Sources familiar with the meeting say the move was the result of Undersecretary of State for Political Affairs Victoria Nuland’s visit to the country in early July, as well as U.S. Embassy efforts to nudge Bukele toward more open democratic dialogue. Foreign Relations Minister Alexandra Hill, who attended the meeting, will arrange a follow-up session with the attendees as part of a new initiative to create a permanent space for dialogue.
NGOs have repeatedly condemned Bukele’s rapid consolidation of political power—particularly in the judiciary, when the Nuevas Ideas-controlled legislature removed the attorney general and Supreme Court magistrates in May. Bukele went as far as telling members of the international diplomatic corps who challenged the removals that they hadn’t spoken with “the real civil society” in forming their opinions.
This precedent has stirred skepticism that Bukele is committed to changing tactics, prompting members of the NGOs in attendance to defend their participation in the talks.
“It’s not naivety, and the skepticism is understood. Civil society was consistent and reiterated the setbacks to democracy,” tweeted Javier Castro, director of the Salvadoran Foundation for Economic and Social Development (FUSADES). “All spaces should be used to seek to revert this situation. Doing nothing is not an option.”
No es ingenuidad y se comprende el escepticismo. La sociedad civil fue consecuente y reiteró los retrocesos en la democracia y todas las preocupaciones. Ante la grave realidad, deben usarse todos los espacios para buscar revertir la situación. No hacer nada no es opción.
— Javier Castro D (@jcastrodl) July 31, 2021
The current thaw comes as aspects of the Bukele administration’s governance appear to have affected the country’s international credit rating amid debt restructuring talks with the IMF. The same day as the meeting, July 30, the bond credit rating company Moody’s announced it had downgraded El Salvador’s credit rating to “B3,” labeling Salvadoran debt obligations “speculative and subject to high credit risk.”
The company cited “the deteriorating predictability of institutions and government policies, weak policy effectiveness and the government’s relatively large share in the country’s total external debt” as reasons for the downgrade. El Salvador has now received its lowest credit rating since debt negotiations stalled in the Assembly in 2017.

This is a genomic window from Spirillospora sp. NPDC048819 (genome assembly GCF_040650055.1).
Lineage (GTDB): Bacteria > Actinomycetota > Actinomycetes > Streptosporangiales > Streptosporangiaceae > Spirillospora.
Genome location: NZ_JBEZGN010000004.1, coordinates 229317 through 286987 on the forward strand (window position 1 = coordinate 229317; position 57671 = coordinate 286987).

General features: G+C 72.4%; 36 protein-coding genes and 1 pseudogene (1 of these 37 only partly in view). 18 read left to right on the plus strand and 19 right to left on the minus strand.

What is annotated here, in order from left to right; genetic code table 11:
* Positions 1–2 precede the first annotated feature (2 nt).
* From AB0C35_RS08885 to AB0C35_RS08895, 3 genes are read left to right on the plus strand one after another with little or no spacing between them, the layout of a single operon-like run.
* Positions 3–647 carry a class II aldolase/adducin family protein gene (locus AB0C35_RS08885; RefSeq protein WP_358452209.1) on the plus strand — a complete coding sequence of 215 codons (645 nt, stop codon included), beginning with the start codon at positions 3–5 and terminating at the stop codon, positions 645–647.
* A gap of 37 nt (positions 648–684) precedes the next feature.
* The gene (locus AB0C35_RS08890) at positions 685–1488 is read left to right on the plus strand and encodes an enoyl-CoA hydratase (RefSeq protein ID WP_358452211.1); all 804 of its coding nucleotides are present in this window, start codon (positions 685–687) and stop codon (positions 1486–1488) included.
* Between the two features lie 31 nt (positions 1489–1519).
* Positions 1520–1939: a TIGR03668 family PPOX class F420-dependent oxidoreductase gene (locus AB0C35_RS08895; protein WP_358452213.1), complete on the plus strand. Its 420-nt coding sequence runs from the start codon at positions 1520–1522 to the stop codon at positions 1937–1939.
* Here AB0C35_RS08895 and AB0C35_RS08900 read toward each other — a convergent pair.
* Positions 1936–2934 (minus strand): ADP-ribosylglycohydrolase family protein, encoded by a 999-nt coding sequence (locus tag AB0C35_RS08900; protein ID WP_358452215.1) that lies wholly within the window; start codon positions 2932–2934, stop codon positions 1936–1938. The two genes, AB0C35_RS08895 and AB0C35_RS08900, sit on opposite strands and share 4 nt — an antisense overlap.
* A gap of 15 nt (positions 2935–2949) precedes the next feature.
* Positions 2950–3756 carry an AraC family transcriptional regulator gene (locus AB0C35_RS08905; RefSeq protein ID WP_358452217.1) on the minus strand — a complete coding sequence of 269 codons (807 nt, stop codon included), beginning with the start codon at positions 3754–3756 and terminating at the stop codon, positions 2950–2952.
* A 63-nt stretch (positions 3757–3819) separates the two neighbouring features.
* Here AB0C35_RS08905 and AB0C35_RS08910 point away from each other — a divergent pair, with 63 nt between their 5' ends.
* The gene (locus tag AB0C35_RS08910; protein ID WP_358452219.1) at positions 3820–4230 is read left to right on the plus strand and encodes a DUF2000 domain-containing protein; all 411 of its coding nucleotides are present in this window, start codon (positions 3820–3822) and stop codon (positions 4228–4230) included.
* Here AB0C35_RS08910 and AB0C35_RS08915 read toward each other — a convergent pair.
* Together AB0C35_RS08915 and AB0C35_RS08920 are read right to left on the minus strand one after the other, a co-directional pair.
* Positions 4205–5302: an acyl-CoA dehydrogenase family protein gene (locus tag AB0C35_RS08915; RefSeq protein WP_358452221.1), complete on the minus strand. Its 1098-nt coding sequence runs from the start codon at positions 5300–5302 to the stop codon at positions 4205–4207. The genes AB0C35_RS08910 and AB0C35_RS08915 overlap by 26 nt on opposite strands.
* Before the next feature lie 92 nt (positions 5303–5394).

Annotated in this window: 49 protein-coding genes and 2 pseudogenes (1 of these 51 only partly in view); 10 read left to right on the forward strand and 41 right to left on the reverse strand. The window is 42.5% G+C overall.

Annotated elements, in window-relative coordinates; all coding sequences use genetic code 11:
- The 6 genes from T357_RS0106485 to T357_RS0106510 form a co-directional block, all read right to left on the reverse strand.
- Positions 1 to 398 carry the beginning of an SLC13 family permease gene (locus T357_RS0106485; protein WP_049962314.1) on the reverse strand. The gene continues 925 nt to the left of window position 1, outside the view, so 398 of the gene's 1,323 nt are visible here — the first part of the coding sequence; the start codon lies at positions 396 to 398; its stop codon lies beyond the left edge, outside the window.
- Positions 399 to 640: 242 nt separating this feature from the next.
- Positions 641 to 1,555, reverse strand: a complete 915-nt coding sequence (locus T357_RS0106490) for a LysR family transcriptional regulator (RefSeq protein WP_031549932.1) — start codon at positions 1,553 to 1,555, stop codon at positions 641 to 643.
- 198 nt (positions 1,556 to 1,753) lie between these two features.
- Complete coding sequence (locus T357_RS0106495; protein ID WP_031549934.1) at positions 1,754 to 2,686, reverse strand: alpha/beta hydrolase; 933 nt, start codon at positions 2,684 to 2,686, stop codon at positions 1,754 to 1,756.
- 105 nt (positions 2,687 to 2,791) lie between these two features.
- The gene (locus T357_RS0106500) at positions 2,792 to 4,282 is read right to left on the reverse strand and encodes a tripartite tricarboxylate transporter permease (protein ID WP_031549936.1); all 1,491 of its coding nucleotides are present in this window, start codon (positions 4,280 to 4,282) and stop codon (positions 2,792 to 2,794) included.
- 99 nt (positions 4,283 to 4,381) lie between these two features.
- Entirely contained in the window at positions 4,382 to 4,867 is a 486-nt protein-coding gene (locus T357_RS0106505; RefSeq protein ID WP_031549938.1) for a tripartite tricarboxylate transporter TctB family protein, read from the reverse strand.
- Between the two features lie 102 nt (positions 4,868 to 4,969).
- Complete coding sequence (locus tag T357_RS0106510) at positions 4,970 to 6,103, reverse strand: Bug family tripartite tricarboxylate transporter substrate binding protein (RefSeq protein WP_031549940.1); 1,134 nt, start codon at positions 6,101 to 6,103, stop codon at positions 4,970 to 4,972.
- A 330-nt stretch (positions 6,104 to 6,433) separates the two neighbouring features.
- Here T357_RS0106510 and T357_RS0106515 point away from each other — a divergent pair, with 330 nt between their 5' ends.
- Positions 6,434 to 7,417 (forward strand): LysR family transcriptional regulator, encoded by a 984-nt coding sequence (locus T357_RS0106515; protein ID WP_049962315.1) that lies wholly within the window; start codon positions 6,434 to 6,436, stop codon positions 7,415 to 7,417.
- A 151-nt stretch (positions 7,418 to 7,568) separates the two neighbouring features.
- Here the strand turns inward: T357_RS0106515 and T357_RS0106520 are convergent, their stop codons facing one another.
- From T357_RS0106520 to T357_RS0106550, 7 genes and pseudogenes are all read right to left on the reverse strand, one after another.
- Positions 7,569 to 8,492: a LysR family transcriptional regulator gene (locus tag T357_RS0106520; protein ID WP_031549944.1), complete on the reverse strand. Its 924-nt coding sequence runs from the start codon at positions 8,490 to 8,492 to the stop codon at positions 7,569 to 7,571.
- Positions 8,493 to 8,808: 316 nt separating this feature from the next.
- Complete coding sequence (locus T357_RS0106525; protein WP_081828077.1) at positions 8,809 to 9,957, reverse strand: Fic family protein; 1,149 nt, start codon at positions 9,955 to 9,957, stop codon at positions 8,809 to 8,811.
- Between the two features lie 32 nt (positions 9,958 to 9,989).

El Salvador’s debt has significantly grown under Bukele, who took office in June 2019. This June, after the new legislature controlled by Bukele’s party approved a spate of new international loans, national debt eclipsed 90 percent of the value of annual gross domestic product up from 70 percent in December 2019.
The Moody’s report also cited the government’s recent decision to make Bitcoin legal tender and to withdraw from its agreement with the International Commission against Impunity in El Salvador as the moves “reflect weakened governance in El Salvador, raising tensions with international partners —including the United States (Aaa stable)— and jeopardizing progress toward an agreement with the IMF.”
In recent weeks, the Salvadoran government has tried to switch attention to its security strategy known as Plan Control Territorial and to a controversial Bank of America report that predicts GDP growth for El Salvador at 12 percent this year.
And, in a final major headline from El Salvador this week, former Salvadoran President Salvador Sánchez Cerén was granted citizenship in Nicaragua, where he had recently fled.
Sánchez Cerén stands accused of illegally receiving $530,000 while Vice President under President Mauricio Funes, the latter of whom escaped to Nicaragua in 2015 to evade arrest on embezzlement charges and received citizenship in 2019. Sanchez Cerén was one of 10 former officials of the Funes government criminally accused of corruption-related crimes on July 22. Five of them were arrested that day, and the others remain at large.